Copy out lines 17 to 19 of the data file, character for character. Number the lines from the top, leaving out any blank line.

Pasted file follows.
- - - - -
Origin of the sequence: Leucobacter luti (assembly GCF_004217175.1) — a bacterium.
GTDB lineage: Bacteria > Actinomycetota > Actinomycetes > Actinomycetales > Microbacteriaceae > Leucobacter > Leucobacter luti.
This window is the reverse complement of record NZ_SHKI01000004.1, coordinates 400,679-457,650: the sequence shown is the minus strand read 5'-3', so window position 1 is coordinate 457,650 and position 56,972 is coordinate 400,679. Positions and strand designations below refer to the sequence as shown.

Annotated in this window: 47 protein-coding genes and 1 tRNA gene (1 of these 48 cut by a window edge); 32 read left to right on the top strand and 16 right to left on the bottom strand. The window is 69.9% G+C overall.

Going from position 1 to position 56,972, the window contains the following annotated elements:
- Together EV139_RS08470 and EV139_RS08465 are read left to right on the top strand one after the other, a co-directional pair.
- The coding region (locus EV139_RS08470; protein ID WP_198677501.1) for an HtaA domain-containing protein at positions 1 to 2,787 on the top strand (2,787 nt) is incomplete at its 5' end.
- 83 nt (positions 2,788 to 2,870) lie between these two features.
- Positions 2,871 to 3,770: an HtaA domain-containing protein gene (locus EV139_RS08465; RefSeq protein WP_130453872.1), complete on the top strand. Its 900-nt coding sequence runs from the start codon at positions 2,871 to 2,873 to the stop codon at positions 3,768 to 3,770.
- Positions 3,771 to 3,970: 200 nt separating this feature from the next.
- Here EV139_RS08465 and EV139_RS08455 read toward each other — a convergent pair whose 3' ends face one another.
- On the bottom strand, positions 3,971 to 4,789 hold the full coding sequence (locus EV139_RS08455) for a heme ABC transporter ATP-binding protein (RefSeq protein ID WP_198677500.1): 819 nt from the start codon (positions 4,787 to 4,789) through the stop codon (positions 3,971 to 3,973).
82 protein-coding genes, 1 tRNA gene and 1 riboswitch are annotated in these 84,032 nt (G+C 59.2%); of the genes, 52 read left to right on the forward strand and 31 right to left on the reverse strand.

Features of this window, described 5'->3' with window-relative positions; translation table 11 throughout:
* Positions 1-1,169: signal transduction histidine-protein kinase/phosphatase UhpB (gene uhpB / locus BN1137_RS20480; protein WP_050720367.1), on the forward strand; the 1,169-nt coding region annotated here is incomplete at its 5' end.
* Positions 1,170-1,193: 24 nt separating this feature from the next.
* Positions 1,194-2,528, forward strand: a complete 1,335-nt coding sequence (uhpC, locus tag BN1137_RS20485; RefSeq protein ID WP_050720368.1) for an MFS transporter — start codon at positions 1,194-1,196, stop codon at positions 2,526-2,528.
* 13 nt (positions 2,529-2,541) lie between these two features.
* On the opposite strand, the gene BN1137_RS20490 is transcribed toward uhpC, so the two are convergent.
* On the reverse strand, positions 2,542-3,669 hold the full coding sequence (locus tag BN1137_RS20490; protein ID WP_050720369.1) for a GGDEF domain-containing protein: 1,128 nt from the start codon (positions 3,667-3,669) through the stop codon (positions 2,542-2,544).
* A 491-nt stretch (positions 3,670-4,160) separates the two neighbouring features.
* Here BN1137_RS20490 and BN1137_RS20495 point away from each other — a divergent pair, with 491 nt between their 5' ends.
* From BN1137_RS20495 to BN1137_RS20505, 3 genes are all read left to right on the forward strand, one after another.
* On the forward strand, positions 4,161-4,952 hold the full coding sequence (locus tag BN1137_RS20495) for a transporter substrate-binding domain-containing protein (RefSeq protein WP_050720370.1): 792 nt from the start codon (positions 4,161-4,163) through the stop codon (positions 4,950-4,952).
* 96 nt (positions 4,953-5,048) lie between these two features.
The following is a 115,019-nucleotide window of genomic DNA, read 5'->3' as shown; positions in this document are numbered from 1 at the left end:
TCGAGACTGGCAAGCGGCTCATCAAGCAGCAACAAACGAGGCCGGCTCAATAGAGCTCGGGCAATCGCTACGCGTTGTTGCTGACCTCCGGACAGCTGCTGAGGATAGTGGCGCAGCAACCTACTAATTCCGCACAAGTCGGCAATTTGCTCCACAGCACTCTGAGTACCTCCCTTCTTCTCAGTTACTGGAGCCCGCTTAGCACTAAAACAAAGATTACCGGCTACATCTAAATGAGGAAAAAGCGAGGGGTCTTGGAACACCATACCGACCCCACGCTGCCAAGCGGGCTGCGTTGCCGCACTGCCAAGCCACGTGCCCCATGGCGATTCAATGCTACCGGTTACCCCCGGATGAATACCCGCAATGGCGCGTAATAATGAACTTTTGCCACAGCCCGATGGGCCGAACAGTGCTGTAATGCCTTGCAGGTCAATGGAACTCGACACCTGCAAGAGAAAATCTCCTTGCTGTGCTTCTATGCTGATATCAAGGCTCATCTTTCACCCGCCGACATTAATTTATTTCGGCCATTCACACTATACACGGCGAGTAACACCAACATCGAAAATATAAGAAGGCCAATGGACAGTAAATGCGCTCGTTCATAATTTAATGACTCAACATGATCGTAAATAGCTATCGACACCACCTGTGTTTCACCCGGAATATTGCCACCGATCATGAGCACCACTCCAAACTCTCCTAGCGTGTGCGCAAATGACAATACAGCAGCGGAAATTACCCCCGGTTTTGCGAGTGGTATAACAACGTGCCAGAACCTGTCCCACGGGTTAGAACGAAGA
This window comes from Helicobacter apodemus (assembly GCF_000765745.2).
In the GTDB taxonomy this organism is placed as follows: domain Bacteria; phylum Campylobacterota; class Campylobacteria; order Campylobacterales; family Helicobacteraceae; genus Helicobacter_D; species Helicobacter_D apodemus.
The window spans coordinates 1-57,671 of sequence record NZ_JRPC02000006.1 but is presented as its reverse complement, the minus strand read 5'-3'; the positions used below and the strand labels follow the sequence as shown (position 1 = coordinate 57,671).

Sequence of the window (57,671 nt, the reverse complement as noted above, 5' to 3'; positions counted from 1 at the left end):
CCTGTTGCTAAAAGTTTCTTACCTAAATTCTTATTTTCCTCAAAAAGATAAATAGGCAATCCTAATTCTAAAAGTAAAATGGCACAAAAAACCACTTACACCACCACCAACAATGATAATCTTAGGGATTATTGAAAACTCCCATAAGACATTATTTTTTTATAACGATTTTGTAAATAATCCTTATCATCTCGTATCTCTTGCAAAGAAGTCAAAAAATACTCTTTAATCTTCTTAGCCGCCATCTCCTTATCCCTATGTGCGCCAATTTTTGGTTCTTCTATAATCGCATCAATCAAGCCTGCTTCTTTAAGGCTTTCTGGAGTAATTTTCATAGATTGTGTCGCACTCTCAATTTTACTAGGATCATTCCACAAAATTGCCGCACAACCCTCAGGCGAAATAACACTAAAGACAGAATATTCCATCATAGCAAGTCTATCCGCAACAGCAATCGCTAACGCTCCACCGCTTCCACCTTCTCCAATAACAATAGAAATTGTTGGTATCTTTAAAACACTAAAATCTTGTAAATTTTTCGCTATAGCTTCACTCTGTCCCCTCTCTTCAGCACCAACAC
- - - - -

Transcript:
* Positions 1,194-2,528, forward strand: a complete 1,335-nt coding sequence (uhpC, locus tag BN1137_RS20485; RefSeq protein ID WP_050720368.1) for an MFS transporter — start codon at positions 1,194-1,196, stop codon at positions 2,526-2,528.
* 13 nt (positions 2,529-2,541) lie between these two features.
* On the opposite strand, the gene BN1137_RS20490 is transcribed toward uhpC, so the two are convergent.